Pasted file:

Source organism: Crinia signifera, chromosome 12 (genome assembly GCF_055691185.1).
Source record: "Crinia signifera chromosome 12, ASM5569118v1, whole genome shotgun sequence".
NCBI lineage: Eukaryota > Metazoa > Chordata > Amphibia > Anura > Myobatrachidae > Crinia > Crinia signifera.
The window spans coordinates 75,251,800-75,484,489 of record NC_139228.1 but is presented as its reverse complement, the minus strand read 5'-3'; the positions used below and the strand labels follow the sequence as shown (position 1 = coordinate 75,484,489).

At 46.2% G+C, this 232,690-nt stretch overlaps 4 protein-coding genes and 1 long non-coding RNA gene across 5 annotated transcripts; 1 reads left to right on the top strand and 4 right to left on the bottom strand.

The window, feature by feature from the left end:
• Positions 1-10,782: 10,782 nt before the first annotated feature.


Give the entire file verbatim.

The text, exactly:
Source organism: Crinia signifera, chromosome 12 (genome assembly GCF_055691185.1).
Source record: "Crinia signifera chromosome 12, ASM5569118v1, whole genome shotgun sequence".
NCBI lineage: Eukaryota > Metazoa > Chordata > Amphibia > Anura > Myobatrachidae > Crinia > Crinia signifera.
The window spans coordinates 75,251,800-75,484,489 of record NC_139228.1 but is presented as its reverse complement, the minus strand read 5'-3'; the positions used below and the strand labels follow the sequence as shown (position 1 = coordinate 75,484,489).

At 46.2% G+C, this 232,690-nt stretch overlaps 4 protein-coding genes and 1 long non-coding RNA gene across 5 annotated transcripts; 1 reads left to right on the top strand and 4 right to left on the bottom strand.

The window, feature by feature from the left end:
• Positions 1-10,782: 10,782 nt before the first annotated feature.